There’s a steady current of life-affirming energy that runs through a neonatal intensive care unit. As a neonatal nurse, I have felt this energy transcending the beeps and buzzes and fluorescent lights, its source found among the families we encounter, and the little ones themselves, who respond with a primal sense, an instinctual clinging to life.
Having a medically fragile newborn is a life-altering event, one which profoundly affects parents’ lives long after the hospital stay. I wanted to make a film that allows families’ voices to be heard, to focus on the human side of health care rather than the rising tide of technology.
The NICU is truly an equal opportunity employer, an unexpected detour for a host of families: black, white, Asian, and Latino, straight and gay, wealthy and welfare-dependent. Here up to 12% of all newborns spend their first days, weeks, or months. Advances in neonatal medicine have dramatically improved survival rates, with babies born as early as five and a half months gestation able to survive outside the womb.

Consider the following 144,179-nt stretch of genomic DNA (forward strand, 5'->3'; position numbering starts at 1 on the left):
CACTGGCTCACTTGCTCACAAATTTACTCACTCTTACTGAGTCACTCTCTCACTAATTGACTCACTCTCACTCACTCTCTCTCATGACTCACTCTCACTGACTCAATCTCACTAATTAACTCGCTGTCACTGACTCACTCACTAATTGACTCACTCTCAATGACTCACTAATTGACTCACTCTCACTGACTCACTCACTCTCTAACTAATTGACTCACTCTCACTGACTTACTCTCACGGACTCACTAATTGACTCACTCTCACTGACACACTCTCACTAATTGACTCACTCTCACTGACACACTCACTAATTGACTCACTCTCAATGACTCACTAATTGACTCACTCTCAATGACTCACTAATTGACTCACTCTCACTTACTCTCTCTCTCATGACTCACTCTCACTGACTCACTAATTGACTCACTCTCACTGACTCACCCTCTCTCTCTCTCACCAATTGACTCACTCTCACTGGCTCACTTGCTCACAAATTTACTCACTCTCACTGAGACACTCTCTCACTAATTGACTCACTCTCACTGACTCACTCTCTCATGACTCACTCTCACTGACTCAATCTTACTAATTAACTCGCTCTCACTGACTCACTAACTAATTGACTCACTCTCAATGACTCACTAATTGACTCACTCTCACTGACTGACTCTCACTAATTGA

In addition to the difficult ethical issues inherent to the NICU, I wanted to emphasize the positive aspects: the close relationships that form there, the profound impact this environment can have on professionals, the healing power of touch, and how the NICU experience can transform parental love into its purest, most elemental form.
The film was shot at St. Vincent’s Hospital in New York City. I not only had unique access to these stories, but the parents knew me as a partner in their children’s care, establishing a foundation of trust that allowed for intimate, candid responses. Throughout the process, I tried to help each parent unravel their own sense of meaning as they shared their experiences via the camera.